Oculus recently announced the’ll be expanding their educational pilot program by donating Oculus Rift and Oculus Go headsets to a number of educational institutions across Taiwan, Japan, and Seattle.
Dubbed Oculus Education, the new phase of the program is intended to bring VR headsets into schools, libraries, and museums, with what the company says is an overall goal of better understanding how teachers, students, and various institutions can use VR for learning and collaboration.
The company initially kicked off the program last year when it donated 100 Rift headsets to 90 libraries across California.
“Currently, these pilot programs will focus on training teachers and other instructors, as learning the particulars of any technology is a critical step in creating—and scaling—a program of lasting impact and value,” the company says in a blogpost. “The programs will also gather valuable feedback and lessons learned, specifically around the unique needs of individual institutions, that we can share with our product teams to inform our future discussions and plans.”
Nearby the company’s upcoming Seattle-based Oculus hub, Seattle Public Schools will see a special VR creation course and learning program, which is said to feature student and teacher collaboration across Seattle’s Ballard High School and Franklin High School. The course will allow students from both schools to cooperatively create educational VR content for eventual use in the classroom. Oculus is also partnering with Technology Access Foundation (TAF) in Seattle to better understand how to train educators to use VR, “and explore additional applications of VR in the classroom.”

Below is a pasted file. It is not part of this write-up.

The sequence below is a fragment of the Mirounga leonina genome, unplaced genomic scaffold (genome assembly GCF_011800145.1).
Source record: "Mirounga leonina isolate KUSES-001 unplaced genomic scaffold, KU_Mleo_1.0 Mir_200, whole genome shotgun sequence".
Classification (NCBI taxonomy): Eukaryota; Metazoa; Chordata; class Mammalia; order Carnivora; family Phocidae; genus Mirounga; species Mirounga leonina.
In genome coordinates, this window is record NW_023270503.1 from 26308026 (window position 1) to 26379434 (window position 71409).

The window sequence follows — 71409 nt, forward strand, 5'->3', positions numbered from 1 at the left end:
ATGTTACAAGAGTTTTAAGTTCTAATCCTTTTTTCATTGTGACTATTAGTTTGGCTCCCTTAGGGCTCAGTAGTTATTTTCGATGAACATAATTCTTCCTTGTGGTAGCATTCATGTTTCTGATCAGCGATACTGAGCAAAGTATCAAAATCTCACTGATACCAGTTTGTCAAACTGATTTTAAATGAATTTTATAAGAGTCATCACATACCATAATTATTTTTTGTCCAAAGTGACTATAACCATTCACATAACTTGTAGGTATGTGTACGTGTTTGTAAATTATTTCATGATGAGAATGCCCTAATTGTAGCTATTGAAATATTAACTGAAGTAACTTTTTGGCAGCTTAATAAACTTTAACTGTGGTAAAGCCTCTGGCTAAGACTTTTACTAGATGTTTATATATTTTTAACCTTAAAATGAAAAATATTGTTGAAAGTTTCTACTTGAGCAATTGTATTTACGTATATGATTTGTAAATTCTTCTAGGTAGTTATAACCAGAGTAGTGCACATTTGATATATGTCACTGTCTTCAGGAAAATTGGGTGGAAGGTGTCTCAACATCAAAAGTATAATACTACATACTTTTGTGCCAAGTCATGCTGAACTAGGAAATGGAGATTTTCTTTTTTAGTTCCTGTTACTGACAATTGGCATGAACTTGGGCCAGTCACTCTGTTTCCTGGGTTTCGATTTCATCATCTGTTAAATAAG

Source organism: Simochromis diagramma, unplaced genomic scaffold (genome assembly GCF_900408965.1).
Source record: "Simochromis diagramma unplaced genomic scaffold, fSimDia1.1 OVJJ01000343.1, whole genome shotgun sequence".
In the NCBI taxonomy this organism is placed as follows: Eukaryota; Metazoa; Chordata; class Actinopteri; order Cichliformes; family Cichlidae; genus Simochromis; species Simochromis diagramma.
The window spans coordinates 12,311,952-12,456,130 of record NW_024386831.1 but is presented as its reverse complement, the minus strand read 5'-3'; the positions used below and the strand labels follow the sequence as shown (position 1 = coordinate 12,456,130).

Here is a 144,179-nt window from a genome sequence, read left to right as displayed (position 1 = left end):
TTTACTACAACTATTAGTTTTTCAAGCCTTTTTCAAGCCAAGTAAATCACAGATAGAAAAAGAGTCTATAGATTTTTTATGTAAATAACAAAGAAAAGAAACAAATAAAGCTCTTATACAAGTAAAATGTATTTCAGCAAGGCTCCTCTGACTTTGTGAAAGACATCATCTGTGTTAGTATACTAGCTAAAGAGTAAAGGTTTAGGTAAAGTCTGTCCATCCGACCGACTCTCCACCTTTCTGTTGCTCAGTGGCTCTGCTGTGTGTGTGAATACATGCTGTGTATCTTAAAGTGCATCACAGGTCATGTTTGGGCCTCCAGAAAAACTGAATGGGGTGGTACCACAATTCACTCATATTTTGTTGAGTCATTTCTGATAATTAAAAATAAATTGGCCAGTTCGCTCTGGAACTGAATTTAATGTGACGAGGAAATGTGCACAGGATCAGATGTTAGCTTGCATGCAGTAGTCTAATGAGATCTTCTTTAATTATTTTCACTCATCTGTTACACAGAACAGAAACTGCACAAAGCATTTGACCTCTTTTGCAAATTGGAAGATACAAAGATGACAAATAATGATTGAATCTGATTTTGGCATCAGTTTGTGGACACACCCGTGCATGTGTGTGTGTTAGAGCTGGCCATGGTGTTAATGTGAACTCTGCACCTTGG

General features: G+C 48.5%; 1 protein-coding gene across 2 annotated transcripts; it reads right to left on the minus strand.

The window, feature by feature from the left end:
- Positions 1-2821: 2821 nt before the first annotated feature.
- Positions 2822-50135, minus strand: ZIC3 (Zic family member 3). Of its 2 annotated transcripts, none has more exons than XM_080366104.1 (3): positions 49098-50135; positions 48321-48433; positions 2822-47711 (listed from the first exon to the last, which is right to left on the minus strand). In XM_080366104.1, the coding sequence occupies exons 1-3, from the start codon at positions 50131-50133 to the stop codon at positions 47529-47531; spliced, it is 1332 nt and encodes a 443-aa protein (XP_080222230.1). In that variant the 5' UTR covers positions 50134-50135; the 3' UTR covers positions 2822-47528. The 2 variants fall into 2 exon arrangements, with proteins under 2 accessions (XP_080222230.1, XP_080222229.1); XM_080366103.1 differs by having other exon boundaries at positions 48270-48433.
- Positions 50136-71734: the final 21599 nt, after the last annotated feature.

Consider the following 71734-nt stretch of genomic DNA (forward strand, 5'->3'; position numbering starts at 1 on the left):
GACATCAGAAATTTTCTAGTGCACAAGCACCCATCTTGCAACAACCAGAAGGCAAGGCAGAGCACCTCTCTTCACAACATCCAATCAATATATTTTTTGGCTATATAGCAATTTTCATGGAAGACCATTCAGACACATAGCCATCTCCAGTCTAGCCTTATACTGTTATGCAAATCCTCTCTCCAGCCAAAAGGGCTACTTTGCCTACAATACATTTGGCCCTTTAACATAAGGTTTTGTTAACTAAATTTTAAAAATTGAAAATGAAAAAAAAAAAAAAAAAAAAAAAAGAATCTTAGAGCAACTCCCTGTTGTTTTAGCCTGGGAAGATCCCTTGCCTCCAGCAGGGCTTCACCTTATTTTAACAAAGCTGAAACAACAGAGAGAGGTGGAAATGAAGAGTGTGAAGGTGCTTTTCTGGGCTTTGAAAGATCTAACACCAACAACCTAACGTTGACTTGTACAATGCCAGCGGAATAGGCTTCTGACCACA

In HTC’s backyard, Oculus is working with the Taiwan Internet and E-Commerce Association (TiEA) to distribute Rift and Go headsets to a number of Taiwan locations including: American Innovation Center, Kaohsiung Main Public Library Museum of Contemporary Art in Taipei, National Central Library, National Taiwan Museum of Fine Arts, National Museum of Natural Science, National Taiwan Museum, New Taipei City Library (Main Library), Social Innovation Lab, Taipei Public Library (Main Library), and Taroko National Park Headquarters.
As for Japan, VR headsets will earmarked for a distance learning program and educational apps for high school students, which the company says will help connect students in remote parts of the country to teachers through VR.
Oculus competitor HTC is also engaging the education sector by donation 100 Vives to libraries across California and Nevada, and creating a number of China-based, multidisciplinary VR educational programs via their startup VIVEDU, which has brought HTC VR products to Chinese classrooms spanning the gamut of K-12, vocational schools and university-level classes.
Google is also supporting VR/AR education with its Expedition Pioneer Program, which is bringing based on Google Cardboard and the company’s smartphone-based AR platform ARKit.
It’s amazing that one day kids will look back fondly on their first VR experience in the same way many remember the school’s computer lab, which was usually first stocked with a fleet of the ’80s era all-in-one Macintosh. While it’s still early days for educational VR apps, and educators simply can’t fill a room with VR headsets and hope for the best, it’s clear we’re in the beginning stages, which is a promising thought for future generations.